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Conics in polar equation form

  1. Apr 30, 2005 #1
    I think that i'm over looking something with this problem. Below is the equation of an hyperbola in polar form.

    [tex]R=\frac{1}{1 + 2cos{\theta}}[/tex]

    when [tex]\theta =\pi[/tex] shouldn't [tex]R = -1[/tex]? And not [tex]R= 1[/tex]
    Am I over looking some property of the [tex]\cos[/tex] function?
    Even when i evalute this expression at [tex]\theta=\pi[/tex]in my ti-89 i get that R is = to 1. What am i not seeing?
     
  2. jcsd
  3. Apr 30, 2005 #2
    You have made a mistake,im afraid.
    Even if you find that R=-1,it is just a mathmatic form.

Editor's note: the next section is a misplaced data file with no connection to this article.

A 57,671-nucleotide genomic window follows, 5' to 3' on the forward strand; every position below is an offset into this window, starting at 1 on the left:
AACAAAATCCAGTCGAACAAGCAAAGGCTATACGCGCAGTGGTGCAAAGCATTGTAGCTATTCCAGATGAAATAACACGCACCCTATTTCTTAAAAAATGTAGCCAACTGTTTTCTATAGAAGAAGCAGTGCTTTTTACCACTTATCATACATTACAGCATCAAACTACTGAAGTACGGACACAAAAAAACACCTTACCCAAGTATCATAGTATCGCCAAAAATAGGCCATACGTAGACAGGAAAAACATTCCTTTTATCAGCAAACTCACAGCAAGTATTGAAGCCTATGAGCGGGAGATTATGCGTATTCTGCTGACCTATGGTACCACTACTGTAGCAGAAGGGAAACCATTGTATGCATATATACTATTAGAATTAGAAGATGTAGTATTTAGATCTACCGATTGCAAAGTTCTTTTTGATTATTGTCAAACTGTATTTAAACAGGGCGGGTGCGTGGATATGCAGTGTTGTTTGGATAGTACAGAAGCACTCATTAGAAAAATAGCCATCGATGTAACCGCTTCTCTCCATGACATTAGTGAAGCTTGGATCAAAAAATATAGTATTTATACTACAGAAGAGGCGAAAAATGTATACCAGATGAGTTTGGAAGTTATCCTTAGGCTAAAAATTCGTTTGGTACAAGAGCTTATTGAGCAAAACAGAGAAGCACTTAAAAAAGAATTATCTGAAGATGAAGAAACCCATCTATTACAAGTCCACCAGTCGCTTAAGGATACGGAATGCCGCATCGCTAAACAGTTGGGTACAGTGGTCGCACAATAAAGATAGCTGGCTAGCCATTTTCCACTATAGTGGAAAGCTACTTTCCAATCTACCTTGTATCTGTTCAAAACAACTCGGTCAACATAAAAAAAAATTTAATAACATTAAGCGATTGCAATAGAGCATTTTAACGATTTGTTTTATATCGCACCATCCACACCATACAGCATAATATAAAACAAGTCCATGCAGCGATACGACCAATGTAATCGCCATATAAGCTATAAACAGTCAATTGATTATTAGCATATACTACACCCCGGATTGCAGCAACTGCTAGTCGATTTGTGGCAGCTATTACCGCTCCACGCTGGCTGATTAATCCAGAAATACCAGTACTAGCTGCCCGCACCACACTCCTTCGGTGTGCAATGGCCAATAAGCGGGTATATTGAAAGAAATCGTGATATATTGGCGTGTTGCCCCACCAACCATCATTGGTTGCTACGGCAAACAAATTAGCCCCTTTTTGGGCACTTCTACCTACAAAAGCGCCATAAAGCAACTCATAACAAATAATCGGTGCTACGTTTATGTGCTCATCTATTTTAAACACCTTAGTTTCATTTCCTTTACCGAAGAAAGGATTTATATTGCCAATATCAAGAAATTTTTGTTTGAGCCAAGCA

R is always positive,you can just say R=|1/2cos(theta)|
    If still don't understand,contact me at wangkehandsome@hotmail.com,I will be glad to anwser it for you and even be more glad if you point out my fallacy.
     
  4. Apr 30, 2005 #3
    Well, then he hasn't made a mistake: the given expression is just wrong!
     
  5. Apr 30, 2005 #4
    I see the error. Both of you are correct. the expression is not explicit enough. when i plot these points in the xy plane they are (-1,0) BUT the same coordinates in the
    [tex](r,\theta)[/tex] coordinate system are [tex](1,\pi)[/tex] because the radius is always positive
     
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